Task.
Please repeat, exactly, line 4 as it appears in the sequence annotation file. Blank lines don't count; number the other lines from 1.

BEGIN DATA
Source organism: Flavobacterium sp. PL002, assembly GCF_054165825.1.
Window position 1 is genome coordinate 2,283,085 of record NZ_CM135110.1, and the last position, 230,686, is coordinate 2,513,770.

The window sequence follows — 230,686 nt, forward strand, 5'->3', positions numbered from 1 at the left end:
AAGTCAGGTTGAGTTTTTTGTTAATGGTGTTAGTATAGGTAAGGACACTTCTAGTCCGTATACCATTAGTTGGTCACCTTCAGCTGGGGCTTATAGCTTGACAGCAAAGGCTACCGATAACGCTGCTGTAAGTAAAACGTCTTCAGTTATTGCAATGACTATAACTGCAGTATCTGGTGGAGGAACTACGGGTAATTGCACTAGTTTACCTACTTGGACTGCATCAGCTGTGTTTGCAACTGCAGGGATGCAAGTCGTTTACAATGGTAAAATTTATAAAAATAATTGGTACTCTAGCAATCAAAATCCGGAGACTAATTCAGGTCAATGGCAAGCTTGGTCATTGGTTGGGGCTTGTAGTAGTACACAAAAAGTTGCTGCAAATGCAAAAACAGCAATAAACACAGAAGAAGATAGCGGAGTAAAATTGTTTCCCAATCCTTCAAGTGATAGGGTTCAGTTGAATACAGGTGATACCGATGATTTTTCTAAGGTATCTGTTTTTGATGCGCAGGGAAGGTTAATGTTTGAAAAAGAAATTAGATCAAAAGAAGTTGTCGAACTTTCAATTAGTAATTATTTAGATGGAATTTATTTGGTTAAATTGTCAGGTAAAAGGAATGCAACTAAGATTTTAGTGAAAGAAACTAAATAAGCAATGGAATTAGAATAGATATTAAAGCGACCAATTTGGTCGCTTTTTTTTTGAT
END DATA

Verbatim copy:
AAGTCAGGTTGAGTTTTTTGTTAATGGTGTTAGTATAGGTAAGGACACTTCTAGTCCGTATACCATTAGTTGGTCACCTTCAGCTGGGGCTTATAGCTTGACAGCAAAGGCTACCGATAACGCTGCTGTAAGTAAAACGTCTTCAGTTATTGCAATGACTATAACTGCAGTATCTGGTGGAGGAACTACGGGTAATTGCACTAGTTTACCTACTTGGACTGCATCAGCTGTGTTTGCAACTGCAGGGATGCAAGTCGTTTACAATGGTAAAATTTATAAAAATAATTGGTACTCTAGCAATCAAAATCCGGAGACTAATTCAGGTCAATGGCAAGCTTGGTCATTGGTTGGGGCTTGTAGTAGTACACAAAAAGTTGCTGCAAATGCAAAAACAGCAATAAACACAGAAGAAGATAGCGGAGTAAAATTGTTTCCCAATCCTTCAAGTGATAGGGTTCAGTTGAATACAGGTGATACCGATGATTTTTCTAAGGTATCTGTTTTTGATGCGCAGGGAAGGTTAATGTTTGAAAAAGAAATTAGATCAAAAGAAGTTGTCGAACTTTCAATTAGTAATTATTTAGATGGAATTTATTTGGTTAAATTGTCAGGTAAAAGGAATGCAACTAAGATTTTAGTGAAAGAAACTAAATAAGCAATGGAATTAGAATAGATATTAAAGCGACCAATTTGGTCGCTTTTTTTTTGAT